Far from being “more efficient” and “able to handle” more work, students on the panel discussed feeling less productive
Clarifying this myth helps resolve another: that online learning is easier for students than studying face-to-face. Flexibility driven by the “freedom to direct your own learning” cuts both ways. The comfort of studying from home and not spending time travelling to campus is counterbalanced by the lack of structure, increased potential for distraction and overall disruption to learning routines created by COVID-19. Far from being “more efficient” and “able to handle” more work, students on the panel discussed feeling less productive, the burden of increased household responsibilities and missing the incidental encounters of campus life. That being said, one panelist made it clear that they had taken advantage of moments where they would otherwise be occupied while learning face-to-face – using what was travel time, for instance, as study time.
Insight 2 – Actively involve your students in and out of class
We also saw how student motivation to learn could be strongly influenced by the level of structure and guidance teachers provide. It was clear from the panel that students are taking control of their learning by maintaining self-motivation, setting schedules and deadlines, in addition to setting routines to look after their mental and physical health. But, there was also a very strong sense that panelists appreciated the extra scaffolding that was put in place to assist their learning, as well as signs of their teachers “being adaptable” in the COVID-19 context. Using different online platforms like Padlet is a good example of such adaptations, allowing students en masse to collaborate and “contribute their ideas” anonymously. Panelists also gave positive comments on teachers’ efforts to establish a “continual feedback loop” through online formative quiz platforms such as Socrative.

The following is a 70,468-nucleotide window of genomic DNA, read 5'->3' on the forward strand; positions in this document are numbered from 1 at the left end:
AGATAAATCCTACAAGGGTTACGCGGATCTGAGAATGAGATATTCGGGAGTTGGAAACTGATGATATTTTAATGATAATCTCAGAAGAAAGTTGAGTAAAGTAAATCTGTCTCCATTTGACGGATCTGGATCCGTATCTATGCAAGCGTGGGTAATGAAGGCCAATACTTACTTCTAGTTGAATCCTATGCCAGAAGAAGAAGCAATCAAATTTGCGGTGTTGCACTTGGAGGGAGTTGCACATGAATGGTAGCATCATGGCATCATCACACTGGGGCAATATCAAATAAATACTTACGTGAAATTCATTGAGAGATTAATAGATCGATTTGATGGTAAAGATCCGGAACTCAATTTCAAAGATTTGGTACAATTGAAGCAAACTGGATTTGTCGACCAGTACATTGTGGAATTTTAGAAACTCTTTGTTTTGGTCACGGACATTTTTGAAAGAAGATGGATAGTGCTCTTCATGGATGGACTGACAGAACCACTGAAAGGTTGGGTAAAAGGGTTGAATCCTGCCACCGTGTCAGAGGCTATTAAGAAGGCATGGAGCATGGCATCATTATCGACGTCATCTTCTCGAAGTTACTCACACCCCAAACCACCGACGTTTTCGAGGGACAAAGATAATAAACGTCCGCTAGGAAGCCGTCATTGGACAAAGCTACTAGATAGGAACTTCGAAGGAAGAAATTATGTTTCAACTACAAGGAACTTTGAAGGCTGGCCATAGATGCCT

There are a variety of ways to give students a chance to gain feedback “about the things that people clearly didn’t understand.” Panelists encouraged teachers to be more active during Zoom classes, monitoring questions raised on chat and responding directly. Other approaches suggested included providing a “variety of resources that fit different people”, “compartmentalising” assignments to make them more manageable and considering open-book exams as they incentivise the upkeep of notes and active listening. However teachers reinforce the scaffolding of their units of study for online delivery, an essential request from the panellists was that their teachers communicate clearly and consistently, and through multiple channels (i.e. emails, Canvas announcements and directly during Zoom classes).